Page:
Correction: A previous version of this article referred to the Federal Communications Commission as the Federal Trade Commission. The mistake is due to a reporting error. The Tribune Eagle regrets the error.
CHEYENNE – Connectivity is a problem for rural Wyoming residents across the state. But a number of initiatives from the Federal Trade Commission hope to bridge the digital gap in industries like health care, business and agriculture.
On Wednesday, FCC Chairman Ajit Pai met with Gov. Mark Gordon, state lawmakers, medical professionals and business owners to discuss the Rural Digital Opportunity Fund and other FCC initiatives that focus on increasing connectivity.
Of the Rural Digital Opportunity Fund, Pai said, “This is the biggest step the FCC has ever taken to close that digital divide.”
The FCC board established the framework for the fund Jan. 30, which includes $20.4 billion in funding over the next 10 years to help an estimated six million rural homes and businesses gain access to the internet.
The first phase of the project, which will receive $16 billion in funding, will focus on blocks that are “wholly unserved with fixed broadband at speeds of at least 25/3 Megabits per second.”
For Senate Majority Floor Leader Dan Dockstader, R-Afton, expanding broadband is vital for businesses in the counties he serves, which have towns as small as 500 people.
With access to broadband networks, “Everything changes,” Dockstader said.
Wyoming Business Council CEO Josh Dorrell agreed on the business front, saying, “If you don’t have (broadband), you’re going to fail.”
As new technology and innovation bring more opportunities for business owners, being connected is more important than ever. Reliable access to the internet allows business owners to sell to a national and global audience through online retail.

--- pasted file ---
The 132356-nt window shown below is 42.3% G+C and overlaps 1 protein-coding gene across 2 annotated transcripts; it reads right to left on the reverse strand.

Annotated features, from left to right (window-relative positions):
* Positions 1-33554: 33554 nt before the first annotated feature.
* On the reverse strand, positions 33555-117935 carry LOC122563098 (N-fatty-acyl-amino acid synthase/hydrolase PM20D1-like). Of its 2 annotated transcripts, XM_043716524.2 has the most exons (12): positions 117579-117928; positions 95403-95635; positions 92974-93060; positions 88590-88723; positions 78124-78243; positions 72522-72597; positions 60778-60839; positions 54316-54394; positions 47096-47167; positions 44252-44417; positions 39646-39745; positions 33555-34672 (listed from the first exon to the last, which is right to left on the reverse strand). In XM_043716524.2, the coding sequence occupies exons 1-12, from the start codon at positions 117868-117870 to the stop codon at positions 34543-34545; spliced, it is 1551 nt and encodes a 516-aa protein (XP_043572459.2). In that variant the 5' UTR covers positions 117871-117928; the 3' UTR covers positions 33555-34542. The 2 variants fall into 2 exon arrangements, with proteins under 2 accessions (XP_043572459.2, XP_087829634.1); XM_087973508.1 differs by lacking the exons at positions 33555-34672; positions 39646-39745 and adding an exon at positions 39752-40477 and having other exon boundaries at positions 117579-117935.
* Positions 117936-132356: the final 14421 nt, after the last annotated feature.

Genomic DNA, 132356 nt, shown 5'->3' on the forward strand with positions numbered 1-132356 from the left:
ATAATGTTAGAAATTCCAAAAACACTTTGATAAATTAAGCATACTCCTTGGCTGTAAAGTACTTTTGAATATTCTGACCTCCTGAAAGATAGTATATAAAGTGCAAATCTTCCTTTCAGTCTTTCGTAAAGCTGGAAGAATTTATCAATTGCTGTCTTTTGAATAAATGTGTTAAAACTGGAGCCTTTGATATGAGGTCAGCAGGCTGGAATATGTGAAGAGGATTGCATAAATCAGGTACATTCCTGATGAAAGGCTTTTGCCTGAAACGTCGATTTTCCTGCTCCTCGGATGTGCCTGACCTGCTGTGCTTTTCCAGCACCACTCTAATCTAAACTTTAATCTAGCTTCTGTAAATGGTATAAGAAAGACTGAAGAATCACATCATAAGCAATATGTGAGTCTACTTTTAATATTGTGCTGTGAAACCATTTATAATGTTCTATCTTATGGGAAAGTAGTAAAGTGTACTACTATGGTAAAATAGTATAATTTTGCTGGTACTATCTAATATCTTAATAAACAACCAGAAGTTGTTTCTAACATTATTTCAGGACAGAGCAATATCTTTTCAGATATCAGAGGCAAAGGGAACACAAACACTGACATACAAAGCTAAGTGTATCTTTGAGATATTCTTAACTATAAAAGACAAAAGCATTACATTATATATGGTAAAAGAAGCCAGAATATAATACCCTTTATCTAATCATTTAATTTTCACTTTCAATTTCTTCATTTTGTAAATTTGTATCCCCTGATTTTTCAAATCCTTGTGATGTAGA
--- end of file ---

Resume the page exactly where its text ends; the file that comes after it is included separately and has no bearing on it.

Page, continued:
Gordon said a number of Wyoming farmers already take advantage of the power of online retail, shipping lamb and beef overseas to Taiwan. But Pai said farmers across the country without broadband access are also missing out on additional opportunities.
In tracing calves, some farmers are able to track their information digitally, but others still scan and fax such information manually, which can cause a three- to six-month lag in tracing.
“That’s a huge gap,” Pai said.
Access to broadband also ties into a larger issue with health care in the state. Some residents don’t have the opportunity to make doctor’s visits due to proximity and the availability of rural health care providers.
According to the Har- vard Business Review, telehealth, where patients electronically submit informa tion, questions and images to their physician for review and response, has been gaining popularity in recent years.
Sheila Bush, executive director of the Wyoming Medical Society, said some parents in the state have been able to utilize these mobile technologies to treat childhood problems like ear infections without a face-to-face visit with a doctor.
“Those are incredible things that are so meaningful,” Bush said.
Last summer, the FCC doubled the cap to $800 million for its Rural Healthcare Fund, which grants funding for health care professionals to support broadband services necessary for providing care.
That was the first funding increase for the program in the last 20 years, and it includes $100 million for the Connected Care Pilot Telehealth Program. Lasting three years, the program will “provide an 85% discount on connectivity for broadband-enabled telehealth services that connect patients directly to their doctors.”
Going forward, when it comes to helping connect rural Americans to broadband technology, Pai said collaboration with community stakeholders and affected residents is key.
“This has nothing to do with politics,” Pai said. “This is all an American issue.”